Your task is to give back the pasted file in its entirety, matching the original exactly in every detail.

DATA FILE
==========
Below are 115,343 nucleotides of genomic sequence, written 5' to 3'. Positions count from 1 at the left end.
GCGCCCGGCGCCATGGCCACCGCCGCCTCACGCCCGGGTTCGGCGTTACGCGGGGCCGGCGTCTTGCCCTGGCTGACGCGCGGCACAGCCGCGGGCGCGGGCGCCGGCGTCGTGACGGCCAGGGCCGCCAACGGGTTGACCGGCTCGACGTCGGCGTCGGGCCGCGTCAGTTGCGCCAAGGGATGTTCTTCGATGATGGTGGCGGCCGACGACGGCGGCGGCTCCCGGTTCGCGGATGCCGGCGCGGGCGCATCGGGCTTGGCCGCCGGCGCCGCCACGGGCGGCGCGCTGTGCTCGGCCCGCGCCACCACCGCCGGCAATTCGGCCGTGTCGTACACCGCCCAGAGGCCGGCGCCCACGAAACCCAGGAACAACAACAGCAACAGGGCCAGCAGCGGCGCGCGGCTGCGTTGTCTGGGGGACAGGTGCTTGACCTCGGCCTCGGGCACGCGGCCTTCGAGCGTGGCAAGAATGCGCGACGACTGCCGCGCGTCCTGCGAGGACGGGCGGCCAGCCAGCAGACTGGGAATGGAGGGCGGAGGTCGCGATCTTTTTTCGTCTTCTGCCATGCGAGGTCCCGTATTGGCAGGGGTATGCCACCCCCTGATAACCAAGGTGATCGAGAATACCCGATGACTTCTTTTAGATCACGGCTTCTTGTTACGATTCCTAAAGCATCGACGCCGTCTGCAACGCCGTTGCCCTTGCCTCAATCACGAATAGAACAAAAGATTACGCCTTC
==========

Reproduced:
Below are 115,343 nucleotides of genomic sequence, written 5' to 3'. Positions count from 1 at the left end.
GCGCCCGGCGCCATGGCCACCGCCGCCTCACGCCCGGGTTCGGCGTTACGCGGGGCCGGCGTCTTGCCCTGGCTGACGCGCGGCACAGCCGCGGGCGCGGGCGCCGGCGTCGTGACGGCCAGGGCCGCCAACGGGTTGACCGGCTCGACGTCGGCGTCGGGCCGCGTCAGTTGCGCCAAGGGATGTTCTTCGATGATGGTGGCGGCCGACGACGGCGGCGGCTCCCGGTTCGCGGATGCCGGCGCGGGCGCATCGGGCTTGGCCGCCGGCGCCGCCACGGGCGGCGCGCTGTGCTCGGCCCGCGCCACCACCGCCGGCAATTCGGCCGTGTCGTACACCGCCCAGAGGCCGGCGCCCACGAAACCCAGGAACAACAACAGCAACAGGGCCAGCAGCGGCGCGCGGCTGCGTTGTCTGGGGGACAGGTGCTTGACCTCGGCCTCGGGCACGCGGCCTTCGAGCGTGGCAAGAATGCGCGACGACTGCCGCGCGTCCTGCGAGGACGGGCGGCCAGCCAGCAGACTGGGAATGGAGGGCGGAGGTCGCGATCTTTTTTCGTCTTCTGCCATGCGAGGTCCCGTATTGGCAGGGGTATGCCACCCCCTGATAACCAAGGTGATCGAGAATACCCGATGACTTCTTTTAGATCACGGCTTCTTGTTACGATTCCTAAAGCATCGACGCCGTCTGCAACGCCGTTGCCCTTGCCTCAATCACGAATAGAACAAAAGATTACGCCTTC